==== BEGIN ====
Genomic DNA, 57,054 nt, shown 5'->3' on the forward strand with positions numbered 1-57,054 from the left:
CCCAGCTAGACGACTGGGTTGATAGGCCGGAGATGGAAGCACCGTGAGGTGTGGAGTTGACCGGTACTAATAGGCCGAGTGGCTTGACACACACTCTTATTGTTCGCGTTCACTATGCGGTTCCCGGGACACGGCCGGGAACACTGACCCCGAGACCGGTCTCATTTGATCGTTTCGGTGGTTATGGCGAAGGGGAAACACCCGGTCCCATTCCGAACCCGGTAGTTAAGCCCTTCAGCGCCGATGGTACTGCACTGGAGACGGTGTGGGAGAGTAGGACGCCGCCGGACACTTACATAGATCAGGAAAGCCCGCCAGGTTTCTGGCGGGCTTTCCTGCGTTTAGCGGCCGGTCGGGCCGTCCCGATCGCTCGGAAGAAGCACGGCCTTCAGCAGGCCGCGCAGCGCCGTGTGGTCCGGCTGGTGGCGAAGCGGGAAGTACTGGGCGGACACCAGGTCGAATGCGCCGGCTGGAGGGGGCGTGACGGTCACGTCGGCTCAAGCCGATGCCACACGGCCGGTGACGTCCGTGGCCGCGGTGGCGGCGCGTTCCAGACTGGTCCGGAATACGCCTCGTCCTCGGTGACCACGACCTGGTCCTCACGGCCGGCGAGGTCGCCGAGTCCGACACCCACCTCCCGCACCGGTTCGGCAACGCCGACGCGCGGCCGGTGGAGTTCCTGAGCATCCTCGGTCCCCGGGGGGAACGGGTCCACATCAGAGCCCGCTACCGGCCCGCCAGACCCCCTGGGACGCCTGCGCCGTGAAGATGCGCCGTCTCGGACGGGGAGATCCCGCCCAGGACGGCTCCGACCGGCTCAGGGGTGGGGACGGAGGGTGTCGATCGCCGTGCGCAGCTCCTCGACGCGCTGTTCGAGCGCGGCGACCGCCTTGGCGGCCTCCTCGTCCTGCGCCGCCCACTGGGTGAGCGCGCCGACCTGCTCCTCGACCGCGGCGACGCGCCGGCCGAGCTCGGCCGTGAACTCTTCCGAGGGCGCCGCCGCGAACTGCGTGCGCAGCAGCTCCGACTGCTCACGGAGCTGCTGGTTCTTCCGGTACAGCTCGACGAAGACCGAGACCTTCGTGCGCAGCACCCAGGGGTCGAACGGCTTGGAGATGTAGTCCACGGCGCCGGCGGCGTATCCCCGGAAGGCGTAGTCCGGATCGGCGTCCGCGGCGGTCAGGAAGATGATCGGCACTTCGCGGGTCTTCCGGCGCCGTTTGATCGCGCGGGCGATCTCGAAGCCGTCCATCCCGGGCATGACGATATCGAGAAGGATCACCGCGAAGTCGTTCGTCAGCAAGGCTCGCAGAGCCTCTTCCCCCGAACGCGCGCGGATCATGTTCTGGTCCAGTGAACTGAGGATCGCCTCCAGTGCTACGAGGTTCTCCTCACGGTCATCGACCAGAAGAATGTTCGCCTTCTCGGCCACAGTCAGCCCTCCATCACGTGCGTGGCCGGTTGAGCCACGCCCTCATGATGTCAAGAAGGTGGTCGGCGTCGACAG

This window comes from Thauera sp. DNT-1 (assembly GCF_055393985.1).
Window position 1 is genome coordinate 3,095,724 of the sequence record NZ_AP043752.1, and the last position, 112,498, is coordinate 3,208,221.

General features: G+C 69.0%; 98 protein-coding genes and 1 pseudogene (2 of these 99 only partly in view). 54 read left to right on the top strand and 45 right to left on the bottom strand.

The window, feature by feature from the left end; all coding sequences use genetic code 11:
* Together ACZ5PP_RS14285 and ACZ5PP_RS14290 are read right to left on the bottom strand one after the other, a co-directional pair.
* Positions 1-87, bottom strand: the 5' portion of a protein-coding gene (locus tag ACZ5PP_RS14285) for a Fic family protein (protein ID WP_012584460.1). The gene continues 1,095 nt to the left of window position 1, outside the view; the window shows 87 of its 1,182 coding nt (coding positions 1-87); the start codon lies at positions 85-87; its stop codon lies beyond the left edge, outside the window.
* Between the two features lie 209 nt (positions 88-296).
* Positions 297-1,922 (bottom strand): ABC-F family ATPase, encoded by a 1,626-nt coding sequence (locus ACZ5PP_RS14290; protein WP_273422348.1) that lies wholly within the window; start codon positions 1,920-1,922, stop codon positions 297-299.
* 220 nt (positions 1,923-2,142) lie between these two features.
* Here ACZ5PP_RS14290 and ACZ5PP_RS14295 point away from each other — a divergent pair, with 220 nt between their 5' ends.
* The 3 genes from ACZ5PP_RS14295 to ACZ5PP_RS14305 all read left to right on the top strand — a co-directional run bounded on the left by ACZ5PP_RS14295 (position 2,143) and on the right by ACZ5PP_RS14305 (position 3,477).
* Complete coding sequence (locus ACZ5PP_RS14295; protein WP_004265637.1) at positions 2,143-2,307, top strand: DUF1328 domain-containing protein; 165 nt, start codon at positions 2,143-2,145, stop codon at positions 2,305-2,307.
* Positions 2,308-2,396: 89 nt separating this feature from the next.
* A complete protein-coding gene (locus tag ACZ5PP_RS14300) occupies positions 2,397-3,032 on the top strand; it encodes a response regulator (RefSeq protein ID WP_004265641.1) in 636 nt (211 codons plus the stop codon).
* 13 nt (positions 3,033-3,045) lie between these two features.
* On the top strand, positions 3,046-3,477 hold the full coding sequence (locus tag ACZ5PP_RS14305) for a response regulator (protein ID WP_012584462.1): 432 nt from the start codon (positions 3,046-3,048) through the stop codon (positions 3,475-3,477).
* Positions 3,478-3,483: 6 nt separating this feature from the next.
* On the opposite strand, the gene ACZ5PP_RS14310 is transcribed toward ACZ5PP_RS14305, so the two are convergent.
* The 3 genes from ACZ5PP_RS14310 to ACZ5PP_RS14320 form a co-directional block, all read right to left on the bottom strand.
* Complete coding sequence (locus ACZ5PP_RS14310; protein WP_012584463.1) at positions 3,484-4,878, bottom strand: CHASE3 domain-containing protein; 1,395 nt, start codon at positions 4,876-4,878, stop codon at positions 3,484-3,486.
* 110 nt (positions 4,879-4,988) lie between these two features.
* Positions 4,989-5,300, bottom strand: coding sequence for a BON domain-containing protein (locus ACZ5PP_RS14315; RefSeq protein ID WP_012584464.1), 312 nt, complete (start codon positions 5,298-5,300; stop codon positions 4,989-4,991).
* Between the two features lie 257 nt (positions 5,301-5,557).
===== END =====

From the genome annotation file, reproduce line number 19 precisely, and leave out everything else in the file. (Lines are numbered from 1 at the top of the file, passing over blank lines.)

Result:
* Positions 3,478-3,483: 6 nt separating this feature from the next.